http://www.novolocus.com/2006/09/11/using-css-to-underline-text-in-a-textbox/

share|improve this answer
    
I want to generate squiggly lines, so an image is not an option –  Ryan Saxe Jun 24 '13 at 21:50
1  
A guy tricked CSS into doing it here: codepen.io/mickeybrighton/pen/kefqz –  Lawson Jun 24 '13 at 22:05
    
    
Okay, but since javascript is an option, I could (as pointed by Sam) use sin() to create a clean version of that. I want to be able to make complicated squiggles on the fly –  Ryan Saxe Jun 24 '13 at 22:16
    
you can do this with CSS. background-image, radial-gradient,box-shadow, border-image, and so on. The probleme is the render and time spent. using less or sass or similar can help to shorten code to write. –  GCyrillus Jun 24 '13 at 22:16
add comment

if you are not looking for something really neat, but just for the fun of it, play with multiple box-shadow: http://codepen.io/gcyrillus/pen/mfGdp or http://codepen.io/gcyrillus/pen/xhqFu

.curve{
  margin:3em 0;
  width:100px;
  height:150px;
  border-radius:50%;
  box-shadow:
    0px 2px 1px -1px,
    400px 0px 0px 0px white,
    400px 2px 1px -1px ,
    300px 0px 0px 0px white,
    300px -2px 1px -1px,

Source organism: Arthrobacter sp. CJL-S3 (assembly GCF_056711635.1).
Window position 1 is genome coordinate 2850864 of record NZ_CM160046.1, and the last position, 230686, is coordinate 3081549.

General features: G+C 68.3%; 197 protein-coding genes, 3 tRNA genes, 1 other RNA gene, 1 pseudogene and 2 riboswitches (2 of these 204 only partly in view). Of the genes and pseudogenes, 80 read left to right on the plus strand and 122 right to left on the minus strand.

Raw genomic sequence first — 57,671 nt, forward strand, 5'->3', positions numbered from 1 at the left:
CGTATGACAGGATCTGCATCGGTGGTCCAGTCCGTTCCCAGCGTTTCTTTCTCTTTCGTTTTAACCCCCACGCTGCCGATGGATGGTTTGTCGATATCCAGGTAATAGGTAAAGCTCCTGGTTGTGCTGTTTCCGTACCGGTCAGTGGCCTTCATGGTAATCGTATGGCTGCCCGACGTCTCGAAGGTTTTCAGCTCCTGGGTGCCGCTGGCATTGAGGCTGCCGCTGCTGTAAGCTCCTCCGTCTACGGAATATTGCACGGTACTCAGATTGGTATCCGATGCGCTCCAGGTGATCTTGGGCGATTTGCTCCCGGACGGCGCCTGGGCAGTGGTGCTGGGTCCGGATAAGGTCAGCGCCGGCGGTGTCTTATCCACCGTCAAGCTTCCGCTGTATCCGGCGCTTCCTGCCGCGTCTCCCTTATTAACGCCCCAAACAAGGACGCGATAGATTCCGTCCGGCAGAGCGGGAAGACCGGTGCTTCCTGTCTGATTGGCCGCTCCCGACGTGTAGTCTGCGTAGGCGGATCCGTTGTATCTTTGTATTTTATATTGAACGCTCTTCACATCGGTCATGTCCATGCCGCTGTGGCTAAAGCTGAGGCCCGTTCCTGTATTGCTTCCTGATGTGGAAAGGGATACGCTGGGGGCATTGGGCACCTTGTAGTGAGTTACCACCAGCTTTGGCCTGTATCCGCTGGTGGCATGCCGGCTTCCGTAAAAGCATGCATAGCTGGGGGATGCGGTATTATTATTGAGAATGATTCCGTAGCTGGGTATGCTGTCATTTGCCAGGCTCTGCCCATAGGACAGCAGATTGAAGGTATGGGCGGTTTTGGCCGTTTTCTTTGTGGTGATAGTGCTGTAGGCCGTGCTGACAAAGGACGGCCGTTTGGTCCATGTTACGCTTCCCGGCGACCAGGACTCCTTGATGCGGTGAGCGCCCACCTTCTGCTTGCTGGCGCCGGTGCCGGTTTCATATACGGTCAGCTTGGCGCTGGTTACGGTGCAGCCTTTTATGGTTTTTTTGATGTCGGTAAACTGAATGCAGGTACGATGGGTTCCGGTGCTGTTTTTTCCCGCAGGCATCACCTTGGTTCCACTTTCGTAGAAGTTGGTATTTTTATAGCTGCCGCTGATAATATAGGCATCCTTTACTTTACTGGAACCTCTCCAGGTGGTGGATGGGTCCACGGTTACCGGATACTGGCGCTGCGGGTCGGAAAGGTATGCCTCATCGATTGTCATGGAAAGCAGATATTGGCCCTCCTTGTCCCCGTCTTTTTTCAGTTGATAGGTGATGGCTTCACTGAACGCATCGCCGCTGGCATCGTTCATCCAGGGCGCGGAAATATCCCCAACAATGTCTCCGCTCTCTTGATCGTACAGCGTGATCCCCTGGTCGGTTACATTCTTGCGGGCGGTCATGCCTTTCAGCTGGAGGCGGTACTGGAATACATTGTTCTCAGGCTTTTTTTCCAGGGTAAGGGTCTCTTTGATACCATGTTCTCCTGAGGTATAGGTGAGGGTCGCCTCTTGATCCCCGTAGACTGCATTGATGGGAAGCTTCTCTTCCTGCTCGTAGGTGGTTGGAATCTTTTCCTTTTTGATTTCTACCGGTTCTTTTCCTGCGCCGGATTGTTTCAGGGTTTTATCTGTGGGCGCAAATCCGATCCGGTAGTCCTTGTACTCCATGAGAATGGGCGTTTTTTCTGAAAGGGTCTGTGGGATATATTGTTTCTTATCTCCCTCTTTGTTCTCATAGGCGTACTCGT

600px 0px 0px 0px white,
    600px 2px 1px -1px ,
    500px 0px 0px 0px white,
    500px -2px 1px -1px,
    800px 0px 0px 0px white,
    800px 2px 1px -1px ,
    700px 0px 0px 0px white,
    700px -2px 1px -1px,
    1000px 0px 0px 0px white,
    1000px 2px 1px -1px ,
    900px 0px 0px 0px white,
    900px -2px 1px -1px,
    1200px 0px 0px 0px white,
    1200px 2px 1px -1px ,
    1100px 0px 0px 0px white,
    1100px -2px 1px -1px,
    1400px 0px 0px 0px white,
    1400px 2px 1px -1px ,
    1300px 0px 0px 0px white,
    1300px -2px 1px -1px,
    1600px 0px 0px 0px white,
    1600px 2px 1px -1px ,
    1500px 0px 0px 0px white,
    1500px -2px 1px -1px;
  position:relative;
}
.curve:before,.curve:after {
  content:'';
  position:absolute;
  height:100%;
  width:100%;
  border-radius:100%;
  box-shadow:inherit;
}
.curve:before {
  left:100%;
  transform:rotate(180deg);
 }
.curve:after {
  left:200%;
}
share|improve this answer
add comment